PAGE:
Ace Of Spades


Roadracer Revisited Records, 1980

REVIEW BY: Christopher Thelen


Nearly 20 years after its release, is Motorhead's 1980 album Ace Of Spades still their crowning moment?

If you ever want to start a fistfight amongst Motorhead fans, this is the question you should pose. There are so many differing opinions on which of Motorhead's albums are their best that no concensus will easily be reached. I don't propose to settle the argument here; in fact, I find myself more partial to some of the band's more recent works.

But there is no denying one thing: with only a few minor exceptions, Ace Of Spadesmy_heart_sings_the_harmony_web_ad_alt_250 is a kick-ass album. I remember searching the specialty record stores for a copy of this disc for damn nearly two months in the mid-'80s, and I treated it like the Holy Grail once I had it in my filthy little hands.

This disc is a good portion of any "greatest hits" package that has been assembled for Motorhead. "Jailbait," "Bite The Bullet," "The Chase Is Better Than The Catch," "(We Are) The Road Crew" and the title track all have been featured in some shape, and rightfully so. Once you hear Lemmy Kilmister's bass line that intros "Ace Of Spades," it's like a switch is thrown in your brain.

I could easily fill this review with words of praise for the better-known songs - but there are some tracks that haven't gotten as much attention that are just as deserving. For example, "Love Me Like A Reptile" is a song that only Kilmister could sing and make it sound so natural; this is a track that just as easily could have been a classic - but for some odd reason, was never given the chance.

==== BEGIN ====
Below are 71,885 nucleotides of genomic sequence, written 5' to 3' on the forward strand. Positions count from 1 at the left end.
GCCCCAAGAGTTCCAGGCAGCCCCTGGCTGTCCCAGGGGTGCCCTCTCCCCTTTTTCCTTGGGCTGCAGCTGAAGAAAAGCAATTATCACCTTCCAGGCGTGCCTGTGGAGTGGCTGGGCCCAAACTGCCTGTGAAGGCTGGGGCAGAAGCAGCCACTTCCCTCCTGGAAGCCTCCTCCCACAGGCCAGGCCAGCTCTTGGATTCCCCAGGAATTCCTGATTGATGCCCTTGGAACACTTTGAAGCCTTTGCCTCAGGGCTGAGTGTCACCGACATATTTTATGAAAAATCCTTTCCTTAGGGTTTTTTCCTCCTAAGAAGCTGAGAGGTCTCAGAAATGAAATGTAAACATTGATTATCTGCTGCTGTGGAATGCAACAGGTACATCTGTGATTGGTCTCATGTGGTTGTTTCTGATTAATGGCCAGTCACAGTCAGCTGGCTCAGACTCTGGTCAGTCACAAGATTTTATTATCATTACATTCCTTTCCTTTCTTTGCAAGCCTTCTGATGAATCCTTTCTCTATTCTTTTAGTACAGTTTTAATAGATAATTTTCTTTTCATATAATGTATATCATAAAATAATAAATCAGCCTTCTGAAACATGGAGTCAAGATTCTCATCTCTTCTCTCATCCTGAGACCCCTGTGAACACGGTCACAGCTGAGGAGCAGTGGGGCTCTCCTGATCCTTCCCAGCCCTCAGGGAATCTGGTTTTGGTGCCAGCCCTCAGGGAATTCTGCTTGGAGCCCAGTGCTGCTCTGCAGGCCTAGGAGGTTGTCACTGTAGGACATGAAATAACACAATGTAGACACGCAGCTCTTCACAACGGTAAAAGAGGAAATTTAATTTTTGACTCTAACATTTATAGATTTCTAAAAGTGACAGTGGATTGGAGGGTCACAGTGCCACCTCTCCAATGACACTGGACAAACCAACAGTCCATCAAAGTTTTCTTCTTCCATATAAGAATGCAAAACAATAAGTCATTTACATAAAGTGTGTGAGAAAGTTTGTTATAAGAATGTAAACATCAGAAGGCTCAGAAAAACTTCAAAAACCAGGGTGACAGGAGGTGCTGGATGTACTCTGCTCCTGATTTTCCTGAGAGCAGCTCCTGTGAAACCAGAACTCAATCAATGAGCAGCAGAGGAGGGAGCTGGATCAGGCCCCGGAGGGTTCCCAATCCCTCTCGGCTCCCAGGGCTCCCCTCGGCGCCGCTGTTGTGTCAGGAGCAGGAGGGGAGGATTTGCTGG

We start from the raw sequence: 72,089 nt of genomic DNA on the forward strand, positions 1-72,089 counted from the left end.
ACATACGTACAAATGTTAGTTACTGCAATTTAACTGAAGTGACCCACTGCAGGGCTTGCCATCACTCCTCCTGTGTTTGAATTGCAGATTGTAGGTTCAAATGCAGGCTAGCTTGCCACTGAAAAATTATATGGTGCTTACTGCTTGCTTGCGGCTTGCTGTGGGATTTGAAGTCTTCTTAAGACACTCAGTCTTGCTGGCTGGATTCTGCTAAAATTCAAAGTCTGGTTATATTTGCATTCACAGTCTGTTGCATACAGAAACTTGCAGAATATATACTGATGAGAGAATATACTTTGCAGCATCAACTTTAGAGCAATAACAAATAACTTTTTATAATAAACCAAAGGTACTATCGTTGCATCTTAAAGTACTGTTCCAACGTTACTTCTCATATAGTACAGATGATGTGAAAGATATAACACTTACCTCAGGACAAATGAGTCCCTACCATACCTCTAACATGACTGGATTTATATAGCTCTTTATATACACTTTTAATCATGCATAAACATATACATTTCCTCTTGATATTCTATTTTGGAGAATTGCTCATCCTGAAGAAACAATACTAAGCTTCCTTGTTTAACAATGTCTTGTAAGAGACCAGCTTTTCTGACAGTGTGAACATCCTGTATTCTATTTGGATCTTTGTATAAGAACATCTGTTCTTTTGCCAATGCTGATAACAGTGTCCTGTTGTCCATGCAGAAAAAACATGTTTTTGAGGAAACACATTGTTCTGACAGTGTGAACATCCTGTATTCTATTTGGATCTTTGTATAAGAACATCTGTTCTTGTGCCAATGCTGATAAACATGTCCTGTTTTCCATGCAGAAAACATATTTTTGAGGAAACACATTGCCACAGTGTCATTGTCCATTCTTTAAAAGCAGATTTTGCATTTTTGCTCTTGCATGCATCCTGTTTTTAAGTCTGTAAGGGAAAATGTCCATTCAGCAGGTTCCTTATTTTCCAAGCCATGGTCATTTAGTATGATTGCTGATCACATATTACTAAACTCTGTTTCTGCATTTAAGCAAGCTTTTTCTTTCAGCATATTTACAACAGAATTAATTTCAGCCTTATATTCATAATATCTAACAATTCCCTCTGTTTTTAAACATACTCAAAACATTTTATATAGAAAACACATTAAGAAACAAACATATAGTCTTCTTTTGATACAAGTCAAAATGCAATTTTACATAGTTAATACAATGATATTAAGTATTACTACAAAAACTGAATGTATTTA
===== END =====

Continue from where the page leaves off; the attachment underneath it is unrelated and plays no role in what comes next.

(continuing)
"The Hammer" is a little better known, and is just as powerful of a track - a speedfreak, in-your-face slamfest that challenges you to remain standing once the carnage is finished. "Fire, Fire" is of the same ilk, and remains one of my favorite "hidden" tracks from Motorhead to this day.

There are a few weak moments, however, that (at least in my mind) challenge a claim that Ace Of Spades is the ultimate Motorhead studio album. "Live To Win," "Dance" and "Shoot You In The Back" just are not of the same caliber that the classics on Ace Of Spades were carved from. One other track, "Fast And Loose," improves as the song progresses, but it does start out weaker than expected. (I think the harmonized vocals in the outro help to seal it for me.)

Even with the less-than-perfect tracks, Ace Of Spades is still an album that must be experienced at least once - and don't be surprised if you can't stop after one listen. Even though a lot of the killer tracks can be found on any of a half-dozen compilations out there, there's still nothing like hearing them in their original environment.

Rating: A-

User Rating: A-



© 1999 Christopher Thelen and The Daily Vault. All rights reserved. Review or any portion may not be reproduced without written permission. Cover art is the intellectual property of Roadracer Revisited Records, and is used for informational purposes only.